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16 September 2017, 01:07 | Katrina Lee
An artist's rendition of the interior of Saturn's moon Enceladus. NASA JPL-Caltech
Dutiful to the end, the spacecraft sampled Saturn's atmosphere Friday morning as it made its final plunge.
Scientists at U.S. space agency NASA expect Cassini's final transmission to reach Earth about 1155 GMT on Friday (9:55 Saturday AEST), 83 minutes after the density of the giant gas planet's atmosphere is likely to cause the spacecraft to tumble, severing its radio signal. But there are proposals to go back, submitted under NASA's New Frontiers program.
One of Cassini's most important - and surprising - discoveries during its 13 years at Saturn was that the moon Enceladus has an ocean of liquid saltwater beneath its frozen surface. Jet Propulsion Laboratory Director Mike Watkins said most of what there's now in science textbooks about Saturn comes from Cassini while noting that the discoveries are so "compelling" that they must go back. But the agency didn't want to risk Cassini accidentally crashing into one of these moons and spreading around Earth microbes.
After orbiting Saturn for 13 years as part of an unprecedented study of the ringed planet, Cassini's planned demise came in dramatic fashion Friday Sept. 15, 2017 as the spacecraft plunged into the atmosphere and disintegrated.
The spacecraft tumbled out of control while plummeting at more than 122,000km/h.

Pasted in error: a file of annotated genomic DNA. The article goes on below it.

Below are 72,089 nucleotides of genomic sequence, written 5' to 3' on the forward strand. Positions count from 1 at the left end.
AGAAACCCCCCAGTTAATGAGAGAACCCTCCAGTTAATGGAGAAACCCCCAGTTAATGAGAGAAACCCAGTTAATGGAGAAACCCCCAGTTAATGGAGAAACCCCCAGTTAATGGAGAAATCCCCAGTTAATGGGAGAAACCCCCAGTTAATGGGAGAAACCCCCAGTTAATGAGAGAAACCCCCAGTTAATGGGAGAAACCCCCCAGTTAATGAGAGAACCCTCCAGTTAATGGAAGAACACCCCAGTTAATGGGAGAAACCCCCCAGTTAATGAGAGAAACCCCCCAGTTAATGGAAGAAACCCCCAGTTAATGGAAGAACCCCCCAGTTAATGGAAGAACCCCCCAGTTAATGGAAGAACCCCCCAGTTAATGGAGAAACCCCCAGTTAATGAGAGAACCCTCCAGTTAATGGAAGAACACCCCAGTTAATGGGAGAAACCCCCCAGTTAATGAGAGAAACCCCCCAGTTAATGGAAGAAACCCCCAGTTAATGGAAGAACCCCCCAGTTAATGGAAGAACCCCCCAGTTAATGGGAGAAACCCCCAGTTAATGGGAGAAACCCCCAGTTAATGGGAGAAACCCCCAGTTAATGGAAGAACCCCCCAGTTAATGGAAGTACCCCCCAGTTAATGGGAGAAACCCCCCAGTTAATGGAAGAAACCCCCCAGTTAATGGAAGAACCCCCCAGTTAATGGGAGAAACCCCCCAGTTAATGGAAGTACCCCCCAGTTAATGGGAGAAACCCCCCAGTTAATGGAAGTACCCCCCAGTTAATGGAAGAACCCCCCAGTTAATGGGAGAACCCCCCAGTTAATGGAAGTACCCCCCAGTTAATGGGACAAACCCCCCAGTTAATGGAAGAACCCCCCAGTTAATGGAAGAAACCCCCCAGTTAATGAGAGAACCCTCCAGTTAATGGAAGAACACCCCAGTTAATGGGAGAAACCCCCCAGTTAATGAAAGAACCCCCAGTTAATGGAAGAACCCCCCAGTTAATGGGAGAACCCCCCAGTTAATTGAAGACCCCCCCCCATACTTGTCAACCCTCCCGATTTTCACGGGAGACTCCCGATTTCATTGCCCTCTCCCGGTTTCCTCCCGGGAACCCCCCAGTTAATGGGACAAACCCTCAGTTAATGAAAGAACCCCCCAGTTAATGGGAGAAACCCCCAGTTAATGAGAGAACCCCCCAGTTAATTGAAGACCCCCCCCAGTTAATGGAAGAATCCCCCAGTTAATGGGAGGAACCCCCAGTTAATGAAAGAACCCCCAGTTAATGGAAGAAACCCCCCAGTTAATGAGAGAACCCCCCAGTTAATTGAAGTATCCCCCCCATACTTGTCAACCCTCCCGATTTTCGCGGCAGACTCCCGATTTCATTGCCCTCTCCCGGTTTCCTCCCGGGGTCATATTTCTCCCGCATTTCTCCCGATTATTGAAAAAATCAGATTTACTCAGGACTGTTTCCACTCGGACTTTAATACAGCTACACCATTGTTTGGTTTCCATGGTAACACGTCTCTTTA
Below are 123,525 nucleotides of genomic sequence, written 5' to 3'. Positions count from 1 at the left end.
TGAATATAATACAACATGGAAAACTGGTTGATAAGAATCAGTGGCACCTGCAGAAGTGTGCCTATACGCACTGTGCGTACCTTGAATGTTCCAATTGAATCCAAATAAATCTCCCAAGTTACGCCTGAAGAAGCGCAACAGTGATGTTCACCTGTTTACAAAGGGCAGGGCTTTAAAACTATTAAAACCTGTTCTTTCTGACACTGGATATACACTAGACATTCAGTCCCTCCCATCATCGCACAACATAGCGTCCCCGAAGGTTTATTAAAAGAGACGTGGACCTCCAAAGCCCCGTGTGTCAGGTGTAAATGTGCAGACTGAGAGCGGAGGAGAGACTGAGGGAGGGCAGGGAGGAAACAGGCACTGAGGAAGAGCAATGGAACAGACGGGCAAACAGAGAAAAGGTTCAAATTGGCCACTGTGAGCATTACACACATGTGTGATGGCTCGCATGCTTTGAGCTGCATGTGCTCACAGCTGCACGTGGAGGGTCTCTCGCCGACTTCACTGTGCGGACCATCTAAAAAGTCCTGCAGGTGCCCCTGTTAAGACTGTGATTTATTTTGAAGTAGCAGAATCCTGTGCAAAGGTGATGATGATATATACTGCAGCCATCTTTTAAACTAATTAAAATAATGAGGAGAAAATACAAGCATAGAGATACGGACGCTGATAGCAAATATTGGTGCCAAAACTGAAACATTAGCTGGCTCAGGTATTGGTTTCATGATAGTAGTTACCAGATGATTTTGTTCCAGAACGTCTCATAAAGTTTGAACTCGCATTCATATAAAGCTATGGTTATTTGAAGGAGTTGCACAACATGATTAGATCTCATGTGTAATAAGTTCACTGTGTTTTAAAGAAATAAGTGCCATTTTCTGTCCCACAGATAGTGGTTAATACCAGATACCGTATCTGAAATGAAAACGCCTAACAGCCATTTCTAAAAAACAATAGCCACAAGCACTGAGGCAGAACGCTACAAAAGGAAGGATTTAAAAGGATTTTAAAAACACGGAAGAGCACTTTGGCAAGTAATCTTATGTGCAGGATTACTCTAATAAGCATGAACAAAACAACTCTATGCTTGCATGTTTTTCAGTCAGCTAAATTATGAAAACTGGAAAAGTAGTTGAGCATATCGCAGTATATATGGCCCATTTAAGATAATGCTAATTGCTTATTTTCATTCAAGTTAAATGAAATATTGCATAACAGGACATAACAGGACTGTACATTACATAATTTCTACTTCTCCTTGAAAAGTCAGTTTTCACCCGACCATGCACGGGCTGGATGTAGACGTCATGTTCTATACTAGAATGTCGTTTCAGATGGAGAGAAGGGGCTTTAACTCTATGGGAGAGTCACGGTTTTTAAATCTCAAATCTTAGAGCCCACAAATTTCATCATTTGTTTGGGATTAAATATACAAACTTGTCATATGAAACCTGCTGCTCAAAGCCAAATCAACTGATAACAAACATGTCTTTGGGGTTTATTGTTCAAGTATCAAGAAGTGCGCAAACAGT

Cassini launched in 1997 and traveled for seven years before reaching Saturn in 2004.
CU scientists gathered Friday morning to watch the NASA live stream Cassini burned up. This disposal method ensures Enceladus and Titan remain pristine for future exploration. The vehicle has also taught us much about the unique nature of Titan, showing that the moon has lakes and rivers of methane on its surface. "I'm going to call this the end of mission", said Maize, once the signal disappeared.
And even faced with imminent death, Cassini persevered.
"Maybe a trickle of telemetry left, but we just heard the signal from the spacecraft is gone, and within the next 45 seconds, so will the spacecraft". The spacecraft continued to send back data even as it made its final approach into the ringed planet after spending almost 20 years in space.
Cassini was estimated to last about a minute and a half in Saturn's atmosphere before high temperatures ripped apart and melted its components. It also captured some final images of Titan and close-ups of Saturn's rings. The spacecraft emptied its onboard solid-state recorder of all science data, prior to reconfiguring for a near-real-time data relay during the final plunge, NASA said. On the evening of 14 September, the Cassini spacecraft sent back its final images of the Saturn system. It was a billion miles aways when it crashed on Saturn, a gas giant 764 times larger than Earth by volume.
Many grounds telescoped were invited to witness the glorious event though spotting the explosion from the distance of a billion miles was nearly impossible.
The center, at 518 Northampton Street, scheduled two free events in honor of Cassini's conclusion, which use Nurture Nature's spherical projection screen to track the Cassini's journey from Earth, around Venus, past Jupiter and to Saturn, incorporating a history of space exploration. The only difference was a clock displayed above one of the room's main monitors, counting down the minutes until the signal from the spacecraft was lost.
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